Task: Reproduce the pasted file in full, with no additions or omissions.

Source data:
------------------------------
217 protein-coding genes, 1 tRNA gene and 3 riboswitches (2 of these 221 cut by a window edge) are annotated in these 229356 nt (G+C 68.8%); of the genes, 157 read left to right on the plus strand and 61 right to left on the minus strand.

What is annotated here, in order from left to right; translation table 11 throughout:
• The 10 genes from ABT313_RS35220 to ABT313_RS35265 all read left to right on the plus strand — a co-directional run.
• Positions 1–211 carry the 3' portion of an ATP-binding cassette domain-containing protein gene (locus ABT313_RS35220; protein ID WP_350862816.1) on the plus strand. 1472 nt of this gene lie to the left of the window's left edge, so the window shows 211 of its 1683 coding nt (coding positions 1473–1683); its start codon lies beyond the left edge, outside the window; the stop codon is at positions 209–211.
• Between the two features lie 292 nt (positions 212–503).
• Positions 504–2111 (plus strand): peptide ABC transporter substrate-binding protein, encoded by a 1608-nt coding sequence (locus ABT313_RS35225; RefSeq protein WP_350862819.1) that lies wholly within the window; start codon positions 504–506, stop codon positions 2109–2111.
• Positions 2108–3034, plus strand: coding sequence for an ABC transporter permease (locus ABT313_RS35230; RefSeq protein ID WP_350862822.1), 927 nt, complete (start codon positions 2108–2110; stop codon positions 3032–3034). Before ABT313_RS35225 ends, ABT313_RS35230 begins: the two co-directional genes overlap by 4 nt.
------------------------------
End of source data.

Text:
217 protein-coding genes, 1 tRNA gene and 3 riboswitches (2 of these 221 cut by a window edge) are annotated in these 229356 nt (G+C 68.8%); of the genes, 157 read left to right on the plus strand and 61 right to left on the minus strand.

What is annotated here, in order from left to right; translation table 11 throughout:
• The 10 genes from ABT313_RS35220 to ABT313_RS35265 all read left to right on the plus strand — a co-directional run.
• Positions 1–211 carry the 3' portion of an ATP-binding cassette domain-containing protein gene (locus ABT313_RS35220; protein ID WP_350862816.1) on the plus strand. 1472 nt of this gene lie to the left of the window's left edge, so the window shows 211 of its 1683 coding nt (coding positions 1473–1683); its start codon lies beyond the left edge, outside the window; the stop codon is at positions 209–211.
• Between the two features lie 292 nt (positions 212–503).
• Positions 504–2111 (plus strand): peptide ABC transporter substrate-binding protein, encoded by a 1608-nt coding sequence (locus ABT313_RS35225; RefSeq protein WP_350862819.1) that lies wholly within the window; start codon positions 504–506, stop codon positions 2109–2111.
• Positions 2108–3034, plus strand: coding sequence for an ABC transporter permease (locus ABT313_RS35230; RefSeq protein ID WP_350862822.1), 927 nt, complete (start codon positions 2108–2110; stop codon positions 3032–3034). Before ABT313_RS35225 ends, ABT313_RS35230 begins: the two co-directional genes overlap by 4 nt.